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New Elder Scrolls Online PVE Footage

A nice video has been released showing some PVE combat and mechanics involved in the Elder Scrolls Online. Among the features shown are the need to fight certain enemies (in this case an overland boss monster that looks awesome) as a team, fast travel to group members and arena-esque combat, where Daedra come at you in waves. The video is played by Paul Sage (Creative Director), Nick Konkle (Lead Gameplay Designer) and Dan Crenshaw (Dungeon Lead).

This also comes alongside the frankly surprising news that the game has been deemed an M – Mature rating by the ESRB (i.e. 17+). Bethesda has released a statement saying that they do not plan to change the content of the game as a result of the decision.

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Elder Scrolls Online – Preview

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Joshua Vanderwall over at The Escapist has got his hands on the Elder Scrolls Online, and reviews it here, take a look!

Lord of the Rings Online

Seeing as I’m still living at university, post-exams, I have a lot of time on my hands, so an MMO seems a good place to start.

I’m not an MMO person, in general (although I can understand the companies needing money to maintain the servers, etc, I don’t like subscriptions. I’m poor.), but I that’s where “free to play” games are a blessing. No subscriptions, woop woop! There are lots of free to play MMOs out there, but I’m playing LotRO because why not? And I love Lord of the Rings.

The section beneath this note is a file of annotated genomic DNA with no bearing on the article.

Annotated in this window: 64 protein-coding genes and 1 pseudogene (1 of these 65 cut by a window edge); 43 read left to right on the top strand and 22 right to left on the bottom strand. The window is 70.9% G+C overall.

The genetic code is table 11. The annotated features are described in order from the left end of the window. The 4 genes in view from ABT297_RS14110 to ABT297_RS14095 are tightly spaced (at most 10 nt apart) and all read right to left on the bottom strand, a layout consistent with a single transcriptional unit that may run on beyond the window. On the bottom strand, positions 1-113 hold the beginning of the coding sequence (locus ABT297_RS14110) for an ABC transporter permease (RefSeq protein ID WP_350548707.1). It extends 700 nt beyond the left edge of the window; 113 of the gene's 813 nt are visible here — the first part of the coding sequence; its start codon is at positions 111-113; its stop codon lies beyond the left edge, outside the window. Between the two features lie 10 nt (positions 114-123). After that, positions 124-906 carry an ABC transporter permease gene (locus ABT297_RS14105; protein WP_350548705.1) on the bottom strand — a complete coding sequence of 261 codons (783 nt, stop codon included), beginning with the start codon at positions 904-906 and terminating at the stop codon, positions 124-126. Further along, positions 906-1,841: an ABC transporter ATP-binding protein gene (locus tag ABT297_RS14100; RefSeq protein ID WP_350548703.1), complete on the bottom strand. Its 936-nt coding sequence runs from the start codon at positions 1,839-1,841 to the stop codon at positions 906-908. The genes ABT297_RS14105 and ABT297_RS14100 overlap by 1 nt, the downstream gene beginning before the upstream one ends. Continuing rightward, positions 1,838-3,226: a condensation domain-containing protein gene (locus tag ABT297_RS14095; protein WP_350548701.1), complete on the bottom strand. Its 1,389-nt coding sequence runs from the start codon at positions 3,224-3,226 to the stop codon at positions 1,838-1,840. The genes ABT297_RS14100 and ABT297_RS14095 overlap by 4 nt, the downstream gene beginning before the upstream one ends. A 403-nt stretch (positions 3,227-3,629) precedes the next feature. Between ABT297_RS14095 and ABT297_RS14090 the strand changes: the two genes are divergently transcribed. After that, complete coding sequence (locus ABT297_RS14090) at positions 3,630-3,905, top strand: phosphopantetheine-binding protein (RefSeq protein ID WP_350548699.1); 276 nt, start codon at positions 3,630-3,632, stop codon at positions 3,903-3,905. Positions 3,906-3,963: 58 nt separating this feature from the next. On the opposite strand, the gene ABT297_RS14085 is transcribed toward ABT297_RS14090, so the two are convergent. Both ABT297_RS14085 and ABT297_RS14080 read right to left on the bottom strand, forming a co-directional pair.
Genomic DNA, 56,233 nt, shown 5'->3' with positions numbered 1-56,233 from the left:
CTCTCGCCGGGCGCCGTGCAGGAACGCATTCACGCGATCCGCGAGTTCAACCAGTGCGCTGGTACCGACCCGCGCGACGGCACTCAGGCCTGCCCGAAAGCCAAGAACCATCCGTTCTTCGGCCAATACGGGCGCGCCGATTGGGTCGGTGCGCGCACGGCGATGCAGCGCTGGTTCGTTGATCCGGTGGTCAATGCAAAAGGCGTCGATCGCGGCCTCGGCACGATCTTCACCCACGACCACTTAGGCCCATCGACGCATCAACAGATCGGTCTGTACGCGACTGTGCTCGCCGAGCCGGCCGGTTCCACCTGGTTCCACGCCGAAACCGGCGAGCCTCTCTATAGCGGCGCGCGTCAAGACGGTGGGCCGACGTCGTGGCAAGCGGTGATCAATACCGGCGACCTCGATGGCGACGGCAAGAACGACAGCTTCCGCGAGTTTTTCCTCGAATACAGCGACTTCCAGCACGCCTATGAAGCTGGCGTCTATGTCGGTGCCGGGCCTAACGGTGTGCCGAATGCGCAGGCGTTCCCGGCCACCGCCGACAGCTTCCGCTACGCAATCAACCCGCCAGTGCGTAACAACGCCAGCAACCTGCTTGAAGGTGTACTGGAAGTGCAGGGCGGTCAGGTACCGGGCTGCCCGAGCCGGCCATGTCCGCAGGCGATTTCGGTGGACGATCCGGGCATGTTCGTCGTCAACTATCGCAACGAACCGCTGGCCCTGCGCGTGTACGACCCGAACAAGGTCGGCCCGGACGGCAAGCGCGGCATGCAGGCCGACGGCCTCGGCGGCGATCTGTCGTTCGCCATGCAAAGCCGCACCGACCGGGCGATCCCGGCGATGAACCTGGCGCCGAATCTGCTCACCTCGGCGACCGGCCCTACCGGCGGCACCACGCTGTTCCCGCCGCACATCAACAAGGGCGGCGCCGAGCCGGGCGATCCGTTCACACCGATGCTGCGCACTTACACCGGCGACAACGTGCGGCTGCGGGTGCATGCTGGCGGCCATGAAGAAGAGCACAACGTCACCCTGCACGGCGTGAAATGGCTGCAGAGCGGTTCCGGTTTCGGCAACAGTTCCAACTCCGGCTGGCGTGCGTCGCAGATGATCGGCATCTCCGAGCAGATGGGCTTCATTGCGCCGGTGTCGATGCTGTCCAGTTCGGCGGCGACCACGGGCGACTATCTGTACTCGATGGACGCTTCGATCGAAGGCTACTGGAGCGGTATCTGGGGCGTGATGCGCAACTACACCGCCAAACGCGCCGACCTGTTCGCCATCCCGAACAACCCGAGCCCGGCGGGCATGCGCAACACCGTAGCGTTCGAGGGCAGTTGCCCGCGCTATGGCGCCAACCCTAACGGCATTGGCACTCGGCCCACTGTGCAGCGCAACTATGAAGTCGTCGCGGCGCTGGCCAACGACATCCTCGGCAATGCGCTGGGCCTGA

Riding my horse like a badass through the Eastern Bree Fields.

Riding my horse like a badass through the Eastern Bree Fields.

Having said all that, LotRO isn’t quite a free to play game, in that you will be constantly hounded to make in-game purchases using their Turbine Points system. VIP members of the game (who DO play a subscription fee monthly) get free Turbine Points every month, plus they don’t have to buy as lot of the things that the free to play people do (such as a skill from the LotRO store to let you ride horses, extra backpack space, additional slots for your character to improve his/her stats, etc), so they really are nudging you towards either (a) buying more of their points, or (b) going VIP subscription. However, you can get by without spending a penny on this game, so we’ll take that as a positive.

As far as gameplay goes, it’s standard MMO from start to finish. Questing, looting, side-questing, killing wolves, looting, skirmishing, auto-attack, classes, and more looting (hence why they charge you for extra backpack space, sneaky buggers). If you’re familiar with any MMO, and let’s be honest, they all more or less play in the same kind of fashion, you’ll pick this up pretty quick. If not, it’s simplistic, with standard WASD-movement, right click to attack/loot, you’ll be all over it in no time.

With the community, in a few words: not too bad. I suppose it’s dependent on the server you’re on and the people you meet (I’m on Withywindle, by the way, name: Fendeviper), but in my experience the people are usually friendly and not too weird, unlike most of the people I met on WoW… And this definitely helps when finding fellowships (groups) for questing, kinships (guilds), or to do skirmishes or instances. The latter two are great ways, when you get access to them at lvl 20, to level up quickly and earn currency to buy unique items/weapons/armour, or to upgrade and customise an AI ally to use in skirmishes.

That’s about all I have to say about it. If you have Steam, it’s easy to install and entirely free. If you have an excess of time on your hands, and a tolerance for MMO grinding, this is a good one.

Anyone out there playing LotRO at the moment, or used to play it? If so, how did you find it?

First released: April 2004 ; Published by Turbine and Midway Games ; Developed by Turbine

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